What Did You Blu, Ray?


I’m fairly certain “Batman and Robin” was never actually unleashed on the public in 1080p super-crisp-bat-nipple-ocular-assault format, but the possibility alone is enough to make me wear a welder’s mask at all times. If you are foolish enough to watch “BatNips” please do so through an appropriate Rifftrax filter.

I honestly thought I would never have to comment on the HD format war again, but in an unprecedented and uncharacteristic display of non-douche behavior, Warner Brothers is letting you trade your Warner HD-DVD’s for their BluRay equivalent. You do have to pay $5 + shipping and send in the paper insert from each disc, but you get to keep your HD-DVD’s. I think it’s WB’s way of saying “we don’t want that busted shit in your house.”

Warner Bros. is obviously admitting a mistake here. They are apologizing for their unfortunate part in a partisan war that was designed from the ground up to divide the geek population and cause heavy casualties. Given this new found conscience, I would like to formally ask Warners to provide reparations for anyone that purchased any of the following WB items:

  • Metallica’s “St. Anger”
  • Paris Hilton’s Album (I refuse to look up the title, but let’s just assume it’s called “MoneyTitsVagFlash”)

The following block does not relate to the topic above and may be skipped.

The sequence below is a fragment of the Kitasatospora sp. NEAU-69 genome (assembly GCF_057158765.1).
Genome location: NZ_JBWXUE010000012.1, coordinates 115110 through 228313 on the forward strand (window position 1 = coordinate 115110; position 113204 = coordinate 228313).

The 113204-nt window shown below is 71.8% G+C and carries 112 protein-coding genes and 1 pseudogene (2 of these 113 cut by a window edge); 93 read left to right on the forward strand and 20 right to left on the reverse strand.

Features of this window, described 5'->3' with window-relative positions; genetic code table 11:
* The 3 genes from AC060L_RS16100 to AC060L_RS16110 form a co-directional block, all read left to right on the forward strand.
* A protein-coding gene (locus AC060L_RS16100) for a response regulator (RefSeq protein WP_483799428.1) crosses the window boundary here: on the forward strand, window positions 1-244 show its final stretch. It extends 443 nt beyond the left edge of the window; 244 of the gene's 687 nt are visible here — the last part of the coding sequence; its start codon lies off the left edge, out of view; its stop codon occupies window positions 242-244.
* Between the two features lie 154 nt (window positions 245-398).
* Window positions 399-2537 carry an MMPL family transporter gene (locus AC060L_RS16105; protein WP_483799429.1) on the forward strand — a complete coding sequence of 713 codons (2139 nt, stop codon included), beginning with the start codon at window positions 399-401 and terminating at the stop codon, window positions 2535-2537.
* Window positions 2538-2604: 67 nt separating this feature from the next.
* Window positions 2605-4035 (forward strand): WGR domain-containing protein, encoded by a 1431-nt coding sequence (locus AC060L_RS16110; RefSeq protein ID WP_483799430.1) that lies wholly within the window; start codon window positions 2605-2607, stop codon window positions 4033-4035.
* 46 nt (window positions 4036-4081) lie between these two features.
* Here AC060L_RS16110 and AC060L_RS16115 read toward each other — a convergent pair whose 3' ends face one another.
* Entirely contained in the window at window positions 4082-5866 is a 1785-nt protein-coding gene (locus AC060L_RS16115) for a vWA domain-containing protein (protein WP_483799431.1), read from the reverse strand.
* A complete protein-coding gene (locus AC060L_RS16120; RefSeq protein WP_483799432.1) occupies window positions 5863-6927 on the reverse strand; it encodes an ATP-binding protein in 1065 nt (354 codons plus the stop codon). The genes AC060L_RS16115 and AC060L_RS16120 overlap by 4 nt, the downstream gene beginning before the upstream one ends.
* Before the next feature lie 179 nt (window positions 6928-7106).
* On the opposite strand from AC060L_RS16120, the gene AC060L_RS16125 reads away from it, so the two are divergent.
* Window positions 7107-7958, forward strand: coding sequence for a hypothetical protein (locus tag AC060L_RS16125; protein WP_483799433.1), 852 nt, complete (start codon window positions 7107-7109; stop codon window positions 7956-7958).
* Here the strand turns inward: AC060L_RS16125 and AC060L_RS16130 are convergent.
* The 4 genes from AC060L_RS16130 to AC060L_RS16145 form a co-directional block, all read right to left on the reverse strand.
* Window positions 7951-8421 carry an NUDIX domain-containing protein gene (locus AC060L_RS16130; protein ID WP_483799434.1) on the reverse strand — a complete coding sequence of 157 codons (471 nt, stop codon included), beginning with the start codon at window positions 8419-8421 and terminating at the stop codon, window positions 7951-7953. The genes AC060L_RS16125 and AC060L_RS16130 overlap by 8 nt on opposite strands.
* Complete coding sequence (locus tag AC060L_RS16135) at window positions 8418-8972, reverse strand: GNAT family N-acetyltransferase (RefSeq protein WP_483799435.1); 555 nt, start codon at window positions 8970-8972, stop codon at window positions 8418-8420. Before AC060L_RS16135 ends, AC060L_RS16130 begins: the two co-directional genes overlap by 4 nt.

• Dawson’s Creek on DVD (Why did Joey have to end up with Pasey!? Why didn’t Dawson show her how much she meant to him when he had the chance?!)
  • One Tree Hill on DVD (Why did Chad Michael Murray have to leave Dawson’s Creek!? Why!?)
  • “Comedy” albums by any of the “Blue Collar” dudes… actually, no. I take that back. If you bought these you deserve no mercy. Wallow in the anguish you have created for yourself. Despair for all eternity in loneliness and shame.

If you have a stack of dusty maroon boxes and want to get nice new shiny blu ones, check out for instructions. I wonder if the other studios like Universal will jump on board with this concept. I wonder if now might be a good time to go pick up a bunch of WB HD-DVD’s for $10 in bargain bins and start trading them in. The whole Harry Potter series? Anyone? I’m just sayin’.


You thought you had seen the last of Auto-Tracking!


Afterward they develop brain parasites that just tell you the basic plot of a movie in a conversational manner.